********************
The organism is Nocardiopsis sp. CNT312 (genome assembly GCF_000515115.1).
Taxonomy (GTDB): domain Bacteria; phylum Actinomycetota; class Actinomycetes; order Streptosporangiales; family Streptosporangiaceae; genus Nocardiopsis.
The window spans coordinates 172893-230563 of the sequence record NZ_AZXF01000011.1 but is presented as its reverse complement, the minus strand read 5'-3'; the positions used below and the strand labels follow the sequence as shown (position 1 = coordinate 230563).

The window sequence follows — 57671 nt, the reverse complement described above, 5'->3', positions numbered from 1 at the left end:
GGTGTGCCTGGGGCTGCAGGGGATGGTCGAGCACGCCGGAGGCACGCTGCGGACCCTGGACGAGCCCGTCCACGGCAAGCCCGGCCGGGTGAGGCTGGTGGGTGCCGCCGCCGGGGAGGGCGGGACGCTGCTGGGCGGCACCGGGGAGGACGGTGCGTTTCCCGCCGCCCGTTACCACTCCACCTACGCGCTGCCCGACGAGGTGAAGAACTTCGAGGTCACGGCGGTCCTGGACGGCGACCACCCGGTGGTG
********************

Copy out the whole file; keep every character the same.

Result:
The organism is Nocardiopsis sp. CNT312 (genome assembly GCF_000515115.1).
Taxonomy (GTDB): domain Bacteria; phylum Actinomycetota; class Actinomycetes; order Streptosporangiales; family Streptosporangiaceae; genus Nocardiopsis.
The window spans coordinates 172893-230563 of the sequence record NZ_AZXF01000011.1 but is presented as its reverse complement, the minus strand read 5'-3'; the positions used below and the strand labels follow the sequence as shown (position 1 = coordinate 230563).

The window sequence follows — 57671 nt, the reverse complement described above, 5'->3', positions numbered from 1 at the left end:
GGTGTGCCTGGGGCTGCAGGGGATGGTCGAGCACGCCGGAGGCACGCTGCGGACCCTGGACGAGCCCGTCCACGGCAAGCCCGGCCGGGTGAGGCTGGTGGGTGCCGCCGCCGGGGAGGGCGGGACGCTGCTGGGCGGCACCGGGGAGGACGGTGCGTTTCCCGCCGCCCGTTACCACTCCACCTACGCGCTGCCCGACGAGGTGAAGAACTTCGAGGTCACGGCGGTCCTGGACGGCGACCACCCGGTGGTG